Arif Jetha


Primary Appointments

  • Associate Scientist, Institute for Work & Health
  • Assistant Professor (status-only), Dalla Lana School of Public Health, University of Toronto
  • Adjunct Assistant Professor, DeGroote School of Business, McMaster University.

Research Program

Dr. Jetha’s overarching program of research focuses on examining the nexus between macro and micro level factors in the prevention and management of work disability. He pursues two specific investigative domains that include: a) Understanding life course differences in the employment participation of people living with chronic episodic conditions; and b) Applying systems thinking perspectives to examining the role of organizations in the return-to-work process. Dr. Jetha’s research is both transdisciplinary and collaborative, and aims at generating applied evidence that has social impact.

Current CRWDP Research Activities

With support from CRWDP seed funding, Dr. Jetha is currently conducting an analysis of the availability and adequacy of policies and programs that support work integration for young adults with disabilities during the school-to-work transition.


Arif has held post-doctoral fellowships at both the Institute for Work & Health, and Liberty Mutual Research Institute for Safety. In 2013, Arif received a PhD from the Dalla Lana School of Public Health, University of Toronto. Dr. Jetha also holds an MSc from the London School of Economics & Political Science.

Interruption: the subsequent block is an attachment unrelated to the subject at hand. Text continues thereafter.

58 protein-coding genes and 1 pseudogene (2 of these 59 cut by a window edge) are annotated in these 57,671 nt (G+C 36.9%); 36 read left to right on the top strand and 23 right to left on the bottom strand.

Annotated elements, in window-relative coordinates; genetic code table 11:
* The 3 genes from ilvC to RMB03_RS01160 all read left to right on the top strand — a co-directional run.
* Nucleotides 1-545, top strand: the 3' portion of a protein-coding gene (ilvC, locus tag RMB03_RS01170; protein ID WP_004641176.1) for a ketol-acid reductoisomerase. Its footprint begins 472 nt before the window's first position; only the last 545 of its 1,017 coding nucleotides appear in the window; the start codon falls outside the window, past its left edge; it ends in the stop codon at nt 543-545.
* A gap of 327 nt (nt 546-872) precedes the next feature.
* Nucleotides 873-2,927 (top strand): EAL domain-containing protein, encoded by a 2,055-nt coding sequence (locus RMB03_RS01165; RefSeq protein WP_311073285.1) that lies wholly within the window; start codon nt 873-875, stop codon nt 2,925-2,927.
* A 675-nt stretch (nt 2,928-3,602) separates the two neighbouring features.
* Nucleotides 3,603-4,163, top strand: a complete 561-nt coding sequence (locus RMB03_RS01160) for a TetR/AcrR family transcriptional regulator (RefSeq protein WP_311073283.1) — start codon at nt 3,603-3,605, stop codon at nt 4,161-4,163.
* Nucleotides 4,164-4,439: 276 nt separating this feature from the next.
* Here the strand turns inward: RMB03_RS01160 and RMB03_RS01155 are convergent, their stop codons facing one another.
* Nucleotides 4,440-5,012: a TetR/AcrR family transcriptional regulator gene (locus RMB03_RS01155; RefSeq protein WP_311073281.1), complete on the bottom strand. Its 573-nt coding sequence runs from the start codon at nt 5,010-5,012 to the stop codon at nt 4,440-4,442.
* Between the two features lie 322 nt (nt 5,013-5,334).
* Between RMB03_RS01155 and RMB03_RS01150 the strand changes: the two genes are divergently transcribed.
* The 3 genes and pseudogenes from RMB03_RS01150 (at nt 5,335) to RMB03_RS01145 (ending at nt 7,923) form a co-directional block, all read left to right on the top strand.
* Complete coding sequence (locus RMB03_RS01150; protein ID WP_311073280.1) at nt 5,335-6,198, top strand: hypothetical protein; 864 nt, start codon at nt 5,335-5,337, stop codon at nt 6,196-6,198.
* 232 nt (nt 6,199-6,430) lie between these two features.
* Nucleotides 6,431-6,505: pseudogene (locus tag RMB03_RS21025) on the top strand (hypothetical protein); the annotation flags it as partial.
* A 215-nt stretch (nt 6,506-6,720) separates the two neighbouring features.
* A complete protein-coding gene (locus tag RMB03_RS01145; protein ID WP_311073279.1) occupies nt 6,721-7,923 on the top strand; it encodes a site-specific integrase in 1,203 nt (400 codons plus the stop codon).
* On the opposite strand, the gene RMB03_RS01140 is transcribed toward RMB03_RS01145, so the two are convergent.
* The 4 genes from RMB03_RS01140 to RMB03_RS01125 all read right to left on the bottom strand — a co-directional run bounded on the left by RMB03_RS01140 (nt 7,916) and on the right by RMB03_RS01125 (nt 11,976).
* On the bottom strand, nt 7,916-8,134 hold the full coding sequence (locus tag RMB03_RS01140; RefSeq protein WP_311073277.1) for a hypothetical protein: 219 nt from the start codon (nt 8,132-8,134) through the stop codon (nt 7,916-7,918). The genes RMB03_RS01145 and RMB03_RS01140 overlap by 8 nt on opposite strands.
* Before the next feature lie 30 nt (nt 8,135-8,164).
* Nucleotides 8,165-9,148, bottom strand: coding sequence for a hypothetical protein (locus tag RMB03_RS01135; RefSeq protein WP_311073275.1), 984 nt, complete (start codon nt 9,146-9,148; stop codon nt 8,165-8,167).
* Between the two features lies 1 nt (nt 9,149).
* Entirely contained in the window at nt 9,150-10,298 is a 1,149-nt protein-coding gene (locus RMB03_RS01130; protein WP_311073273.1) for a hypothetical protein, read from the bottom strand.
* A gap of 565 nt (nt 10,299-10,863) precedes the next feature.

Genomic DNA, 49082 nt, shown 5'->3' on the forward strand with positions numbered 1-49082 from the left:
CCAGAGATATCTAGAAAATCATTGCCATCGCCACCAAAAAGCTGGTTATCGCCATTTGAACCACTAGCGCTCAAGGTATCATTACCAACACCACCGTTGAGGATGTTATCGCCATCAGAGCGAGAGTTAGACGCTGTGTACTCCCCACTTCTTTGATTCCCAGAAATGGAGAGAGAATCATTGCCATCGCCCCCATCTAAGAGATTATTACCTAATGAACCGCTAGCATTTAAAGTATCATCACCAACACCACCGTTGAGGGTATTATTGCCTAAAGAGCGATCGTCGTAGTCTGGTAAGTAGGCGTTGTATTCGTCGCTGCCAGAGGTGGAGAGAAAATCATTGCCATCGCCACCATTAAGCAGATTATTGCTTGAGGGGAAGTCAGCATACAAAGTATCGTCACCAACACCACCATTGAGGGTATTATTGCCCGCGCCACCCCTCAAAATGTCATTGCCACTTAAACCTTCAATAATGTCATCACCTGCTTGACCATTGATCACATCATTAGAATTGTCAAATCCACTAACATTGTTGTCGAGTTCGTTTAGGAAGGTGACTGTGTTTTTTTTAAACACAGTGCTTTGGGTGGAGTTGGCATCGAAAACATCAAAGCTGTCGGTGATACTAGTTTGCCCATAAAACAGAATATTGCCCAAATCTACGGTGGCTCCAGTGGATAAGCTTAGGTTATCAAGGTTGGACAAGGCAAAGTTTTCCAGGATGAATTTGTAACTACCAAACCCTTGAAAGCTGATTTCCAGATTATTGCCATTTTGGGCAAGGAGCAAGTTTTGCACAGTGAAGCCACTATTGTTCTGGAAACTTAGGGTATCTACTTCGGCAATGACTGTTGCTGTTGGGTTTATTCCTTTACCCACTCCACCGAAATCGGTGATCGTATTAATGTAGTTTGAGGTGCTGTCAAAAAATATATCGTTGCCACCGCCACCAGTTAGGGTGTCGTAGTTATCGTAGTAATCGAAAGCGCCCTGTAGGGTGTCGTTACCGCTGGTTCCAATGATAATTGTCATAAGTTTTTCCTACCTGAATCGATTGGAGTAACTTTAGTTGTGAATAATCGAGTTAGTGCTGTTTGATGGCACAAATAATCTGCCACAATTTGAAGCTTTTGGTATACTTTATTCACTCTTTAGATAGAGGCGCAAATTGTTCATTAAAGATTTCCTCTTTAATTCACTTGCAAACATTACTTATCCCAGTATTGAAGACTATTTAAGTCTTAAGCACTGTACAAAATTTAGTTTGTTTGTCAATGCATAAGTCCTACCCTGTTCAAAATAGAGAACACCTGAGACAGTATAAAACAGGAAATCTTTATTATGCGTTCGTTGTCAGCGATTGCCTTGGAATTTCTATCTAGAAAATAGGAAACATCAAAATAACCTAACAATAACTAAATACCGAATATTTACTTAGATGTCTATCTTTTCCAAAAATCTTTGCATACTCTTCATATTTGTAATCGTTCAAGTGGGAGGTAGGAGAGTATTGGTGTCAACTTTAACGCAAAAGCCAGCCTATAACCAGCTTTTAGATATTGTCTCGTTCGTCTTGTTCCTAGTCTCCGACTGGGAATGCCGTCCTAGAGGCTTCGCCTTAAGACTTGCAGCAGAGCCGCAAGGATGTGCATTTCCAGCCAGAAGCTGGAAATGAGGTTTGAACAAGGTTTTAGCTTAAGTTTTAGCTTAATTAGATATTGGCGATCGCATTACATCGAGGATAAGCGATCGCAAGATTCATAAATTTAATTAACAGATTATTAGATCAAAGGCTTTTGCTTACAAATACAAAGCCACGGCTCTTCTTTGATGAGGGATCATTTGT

Representative Publications

Jetha A, Besen, EB, Smith PM. (2016). Comparing the relationship between age and length of disability across chronic diseases. Journal of Occupational & Environmental Medicine. 58 (5): 485-491.

Jetha A. Pransky GP, Fish J, Hettinger LH. (2016). Return-to-work within a complex and dynamic organizational work disability system. Journal of Occupational Rehabilitation. Epub ahead of print.

Jetha, A. Badley, E.M. Beaton, D.E. Fortin, P.R. Shiff, D. & Gignac, M.A.M. (2015) Unpacking the early work experiences of young adults with rheumatic disease: An examination of absenteeism, job disruptions and productivity loss. Arthritis Care & Research. 67 (9): 1246-1254